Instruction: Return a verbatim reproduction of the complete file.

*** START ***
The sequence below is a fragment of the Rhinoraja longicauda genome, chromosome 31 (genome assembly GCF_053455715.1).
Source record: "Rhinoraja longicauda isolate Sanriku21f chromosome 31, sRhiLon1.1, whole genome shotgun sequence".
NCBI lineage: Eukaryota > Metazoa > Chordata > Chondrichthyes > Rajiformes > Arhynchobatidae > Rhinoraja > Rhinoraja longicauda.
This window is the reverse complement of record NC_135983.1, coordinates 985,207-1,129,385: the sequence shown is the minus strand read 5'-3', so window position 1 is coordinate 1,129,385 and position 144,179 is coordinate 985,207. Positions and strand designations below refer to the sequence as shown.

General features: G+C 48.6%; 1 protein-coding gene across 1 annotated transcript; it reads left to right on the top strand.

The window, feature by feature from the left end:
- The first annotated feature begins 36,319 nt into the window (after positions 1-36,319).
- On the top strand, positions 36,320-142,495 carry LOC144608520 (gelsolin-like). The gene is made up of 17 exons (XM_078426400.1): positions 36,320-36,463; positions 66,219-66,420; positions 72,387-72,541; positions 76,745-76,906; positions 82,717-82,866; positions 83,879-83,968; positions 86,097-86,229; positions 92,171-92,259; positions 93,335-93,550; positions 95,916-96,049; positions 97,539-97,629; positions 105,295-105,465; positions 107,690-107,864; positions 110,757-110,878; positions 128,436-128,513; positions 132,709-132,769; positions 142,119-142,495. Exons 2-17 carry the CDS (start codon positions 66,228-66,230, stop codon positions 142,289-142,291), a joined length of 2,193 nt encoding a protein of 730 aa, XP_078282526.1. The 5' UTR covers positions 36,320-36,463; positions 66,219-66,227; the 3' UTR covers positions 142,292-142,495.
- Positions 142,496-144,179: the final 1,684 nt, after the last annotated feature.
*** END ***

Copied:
The sequence below is a fragment of the Rhinoraja longicauda genome, chromosome 31 (genome assembly GCF_053455715.1).
Source record: "Rhinoraja longicauda isolate Sanriku21f chromosome 31, sRhiLon1.1, whole genome shotgun sequence".
NCBI lineage: Eukaryota > Metazoa > Chordata > Chondrichthyes > Rajiformes > Arhynchobatidae > Rhinoraja > Rhinoraja longicauda.
This window is the reverse complement of record NC_135983.1, coordinates 985,207-1,129,385: the sequence shown is the minus strand read 5'-3', so window position 1 is coordinate 1,129,385 and position 144,179 is coordinate 985,207. Positions and strand designations below refer to the sequence as shown.

General features: G+C 48.6%; 1 protein-coding gene across 1 annotated transcript; it reads left to right on the top strand.

The window, feature by feature from the left end:
- The first annotated feature begins 36,319 nt into the window (after positions 1-36,319).
- On the top strand, positions 36,320-142,495 carry LOC144608520 (gelsolin-like). The gene is made up of 17 exons (XM_078426400.1): positions 36,320-36,463; positions 66,219-66,420; positions 72,387-72,541; positions 76,745-76,906; positions 82,717-82,866; positions 83,879-83,968; positions 86,097-86,229; positions 92,171-92,259; positions 93,335-93,550; positions 95,916-96,049; positions 97,539-97,629; positions 105,295-105,465; positions 107,690-107,864; positions 110,757-110,878; positions 128,436-128,513; positions 132,709-132,769; positions 142,119-142,495. Exons 2-17 carry the CDS (start codon positions 66,228-66,230, stop codon positions 142,289-142,291), a joined length of 2,193 nt encoding a protein of 730 aa, XP_078282526.1. The 5' UTR covers positions 36,320-36,463; positions 66,219-66,227; the 3' UTR covers positions 142,292-142,495.
- Positions 142,496-144,179: the final 1,684 nt, after the last annotated feature.